as a tool to use with teachers on their reflection of instruction. In this study we share both the researchers’ and teachers’ perspectives of affordances and constraints of the professional development and observational rubrics.
Episode 40: Conversation with MTE editors: Vision, Submission Advice, Etc.
March 11th, 2022 | Season 9 | 33 mins 20 secs
In this conversation Michael Steele and Kate Johnson share their vision as the new editor team for MTE. They share their vision and give advice for submissions.
Episode 39: Developing Skills for Exploring Children’s Thinking From Extensive One-on-One Work With Students
February 8th, 2022 | Season 9 | 34 mins 7 secs
preservice teacher education; field experiences; exploring student thinking; practice-based teaching skill
In this article, we share results from a field experience model in which junior-year methods classes were held in an elementary school and preservice teachers (PSTs) worked with a single student (a “Math Buddy”) on mathematics for 30 minutes per day. We focus on the development of PSTs’ skills for exploring children’s thinking and the structures and tools that we used to support this development. Data sources include screencast recordings of interactions with Math Buddies and written reflections completed by PSTs. Although the responsiveness of interactions varied across individuals and interactions, in general, PSTs showed improvements in exploring children’s thinking. We share implications of these findings for similar field experience models and for practice-based approaches to teacher education generally.
Episode 37: Supporting Preservice Teachers’ Growth in Eliciting and Using Evidence of Student Thinking: Show-Me Narrative
February 8th, 2022 | Season 9 | 35 mins 34 secs
Episode 36: Supporting Prospective Teachers in Problem Solving: Incorporating Mindset Messaging to Overcome Math Anxiety
February 8th, 2022 | Season 9 | 29 mins 39 secs
mathematical mindset; math anxiety; elementary prospective teachers; growth mindset; problem solving
Prospective and practicing elementary teachers have historically demonstrated anxiety about mathematics, which can affect their mathematics teaching and their students’ math anxiety. Yet, developing productive dispositions prior to teacher preparation programs is rarely addressed in the research. We propose mindset messaging in mathematics courses as an intervention to influence prospective teachers’ (PSTs’) self-reported mathematical mindsets and math anxiety.
Survey results indicated shifts toward growth mindsets and decreases in math anxiety. Further analysis of PSTs’ written responses suggests that mindset messaging may support
PSTs in overcoming math anxiety, and that perseverance during problem solving is critical for PSTs’ mathematical improvement. Additionally, some PSTs connected course experiences to future mathematics teaching practices. Results propose MTEs might consider explicitly offering mindset messaging in mathematics courses.
Episode 38: Support and Enrichment Experiences in Mathematics (SEE Math): Using Case Studies to Improve Mathematics Teacher Education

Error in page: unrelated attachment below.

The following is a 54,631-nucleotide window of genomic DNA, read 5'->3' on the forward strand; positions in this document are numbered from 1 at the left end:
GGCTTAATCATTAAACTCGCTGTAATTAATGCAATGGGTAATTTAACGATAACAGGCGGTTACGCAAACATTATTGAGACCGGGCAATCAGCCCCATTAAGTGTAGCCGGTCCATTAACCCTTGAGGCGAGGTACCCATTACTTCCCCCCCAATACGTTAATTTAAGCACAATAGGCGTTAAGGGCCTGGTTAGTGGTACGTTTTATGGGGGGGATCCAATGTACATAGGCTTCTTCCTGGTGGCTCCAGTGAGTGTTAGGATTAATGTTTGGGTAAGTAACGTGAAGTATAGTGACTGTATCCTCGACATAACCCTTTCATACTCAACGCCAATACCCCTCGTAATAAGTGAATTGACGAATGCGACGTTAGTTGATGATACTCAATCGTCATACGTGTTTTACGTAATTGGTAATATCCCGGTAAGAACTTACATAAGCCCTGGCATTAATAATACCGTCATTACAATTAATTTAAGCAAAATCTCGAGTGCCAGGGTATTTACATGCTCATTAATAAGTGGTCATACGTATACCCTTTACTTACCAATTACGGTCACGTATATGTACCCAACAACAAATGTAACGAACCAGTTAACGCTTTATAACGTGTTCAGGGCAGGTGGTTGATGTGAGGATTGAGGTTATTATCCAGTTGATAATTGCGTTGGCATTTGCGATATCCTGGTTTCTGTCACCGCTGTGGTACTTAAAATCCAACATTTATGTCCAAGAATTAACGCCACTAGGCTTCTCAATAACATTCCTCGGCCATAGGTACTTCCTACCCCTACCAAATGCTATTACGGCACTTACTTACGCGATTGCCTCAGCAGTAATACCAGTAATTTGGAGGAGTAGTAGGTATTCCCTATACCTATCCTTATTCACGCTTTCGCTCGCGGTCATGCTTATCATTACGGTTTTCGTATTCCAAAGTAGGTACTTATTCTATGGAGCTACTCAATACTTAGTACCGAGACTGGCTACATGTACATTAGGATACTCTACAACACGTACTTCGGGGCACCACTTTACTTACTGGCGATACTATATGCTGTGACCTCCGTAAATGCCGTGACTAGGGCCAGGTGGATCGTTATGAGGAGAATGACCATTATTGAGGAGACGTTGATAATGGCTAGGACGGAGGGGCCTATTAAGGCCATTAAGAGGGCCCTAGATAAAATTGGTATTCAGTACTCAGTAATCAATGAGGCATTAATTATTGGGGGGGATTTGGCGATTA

February 8th, 2022 | Season 9 | 31 mins 17 secs
mathematics teacher education; field experiences; community engagement
This article describes an innovation in an elementary mathematics education course called SEE Math (Support and Enrichment Experiences in Mathematics), which aims to support teacher candidates (TCs) as they learn to teach mathematics through problem solving while promoting equity during multiple experiences with a child. During this 8-week program, TCs craft and implement tasks that promote problem solving in the context of a case study of a child’s thinking while collecting and analyzing student data to support future instructional decisions. The program culminates in a mock parent– teacher conference. Data samples show how SEE Math offers TCs an opportunity to focus
on the nuances of children’s strengths rather than traditional measures of achievement
Episode 35: If the World Were a Village: Learning Mathematics While Learning About the World
December 15th, 2021 | Season 8 | 39 mins 39 secs
Long-standing and ongoing calls exist for making mathematics meaningful, relevant,
and applicable outside the classroom. Major mathematics education organizations (National Council of Teachers of Mathematics [NCTM], National Council of Supervisors of Mathematics [NCSM], Association of Mathematics Teacher
Educators [AMTE], TODOS: Mathematics for ALL) have called for mathematics to be seen as a tool for understanding and critiquing the world. To prepare students and teachers to do this, we must go beyond “everyday” contexts and include analysis of social justice issues into our courses. We share an activity designed to
address these calls while also addressing the mathematics goals of the course. We share data showing that prospective teachers learned mathematics while also learning about their world and reframing their view of mathematics as a tool to make sense of the world.
Episode 34: Mathematics Teachers’ Understanding of Privilege and Oppression
December 15th, 2021 | Season 8 | 31 mins 9 secs
The Access, Allies, and Agency in Mathematical Systems project team designed